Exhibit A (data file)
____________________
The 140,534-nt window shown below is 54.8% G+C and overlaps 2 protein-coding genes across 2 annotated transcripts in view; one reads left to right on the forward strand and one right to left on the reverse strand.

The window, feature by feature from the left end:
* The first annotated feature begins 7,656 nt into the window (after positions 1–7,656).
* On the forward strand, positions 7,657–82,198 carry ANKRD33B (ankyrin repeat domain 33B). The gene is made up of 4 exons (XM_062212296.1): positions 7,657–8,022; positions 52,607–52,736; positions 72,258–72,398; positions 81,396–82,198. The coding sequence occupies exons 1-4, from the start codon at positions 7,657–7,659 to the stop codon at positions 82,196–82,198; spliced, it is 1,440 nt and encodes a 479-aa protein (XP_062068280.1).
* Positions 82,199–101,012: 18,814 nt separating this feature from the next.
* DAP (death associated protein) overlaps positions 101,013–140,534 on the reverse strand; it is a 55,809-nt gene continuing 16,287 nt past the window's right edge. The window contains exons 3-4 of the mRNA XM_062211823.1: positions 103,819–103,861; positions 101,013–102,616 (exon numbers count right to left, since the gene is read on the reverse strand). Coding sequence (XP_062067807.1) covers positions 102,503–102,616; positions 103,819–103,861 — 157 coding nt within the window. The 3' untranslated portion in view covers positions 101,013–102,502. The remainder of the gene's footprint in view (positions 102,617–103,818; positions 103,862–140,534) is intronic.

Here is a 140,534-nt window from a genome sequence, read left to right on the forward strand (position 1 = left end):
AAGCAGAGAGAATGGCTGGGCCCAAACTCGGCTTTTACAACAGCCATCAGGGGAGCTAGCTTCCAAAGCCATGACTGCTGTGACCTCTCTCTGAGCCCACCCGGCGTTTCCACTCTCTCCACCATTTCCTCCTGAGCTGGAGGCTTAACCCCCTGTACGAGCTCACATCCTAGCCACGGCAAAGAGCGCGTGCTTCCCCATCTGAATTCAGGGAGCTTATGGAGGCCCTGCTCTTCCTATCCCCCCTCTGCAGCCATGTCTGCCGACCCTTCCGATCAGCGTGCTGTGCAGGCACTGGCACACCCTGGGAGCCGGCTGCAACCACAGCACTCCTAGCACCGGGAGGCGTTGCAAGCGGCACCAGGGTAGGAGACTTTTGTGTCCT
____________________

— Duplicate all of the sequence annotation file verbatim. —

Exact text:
The 140,534-nt window shown below is 54.8% G+C and overlaps 2 protein-coding genes across 2 annotated transcripts in view; one reads left to right on the forward strand and one right to left on the reverse strand.

The window, feature by feature from the left end:
* The first annotated feature begins 7,656 nt into the window (after positions 1–7,656).
* On the forward strand, positions 7,657–82,198 carry ANKRD33B (ankyrin repeat domain 33B). The gene is made up of 4 exons (XM_062212296.1): positions 7,657–8,022; positions 52,607–52,736; positions 72,258–72,398; positions 81,396–82,198. The coding sequence occupies exons 1-4, from the start codon at positions 7,657–7,659 to the stop codon at positions 82,196–82,198; spliced, it is 1,440 nt and encodes a 479-aa protein (XP_062068280.1).
* Positions 82,199–101,012: 18,814 nt separating this feature from the next.
* DAP (death associated protein) overlaps positions 101,013–140,534 on the reverse strand; it is a 55,809-nt gene continuing 16,287 nt past the window's right edge. The window contains exons 3-4 of the mRNA XM_062211823.1: positions 103,819–103,861; positions 101,013–102,616 (exon numbers count right to left, since the gene is read on the reverse strand). Coding sequence (XP_062067807.1) covers positions 102,503–102,616; positions 103,819–103,861 — 157 coding nt within the window. The 3' untranslated portion in view covers positions 101,013–102,502. The remainder of the gene's footprint in view (positions 102,617–103,818; positions 103,862–140,534) is intronic.

Here is a 140,534-nt window from a genome sequence, read left to right on the forward strand (position 1 = left end):
AAGCAGAGAGAATGGCTGGGCCCAAACTCGGCTTTTACAACAGCCATCAGGGGAGCTAGCTTCCAAAGCCATGACTGCTGTGACCTCTCTCTGAGCCCACCCGGCGTTTCCACTCTCTCCACCATTTCCTCCTGAGCTGGAGGCTTAACCCCCTGTACGAGCTCACATCCTAGCCACGGCAAAGAGCGCGTGCTTCCCCATCTGAATTCAGGGAGCTTATGGAGGCCCTGCTCTTCCTATCCCCCCTCTGCAGCCATGTCTGCCGACCCTTCCGATCAGCGTGCTGTGCAGGCACTGGCACACCCTGGGAGCCGGCTGCAACCACAGCACTCCTAGCACCGGGAGGCGTTGCAAGCGGCACCAGGGTAGGAGACTTTTGTGTCCT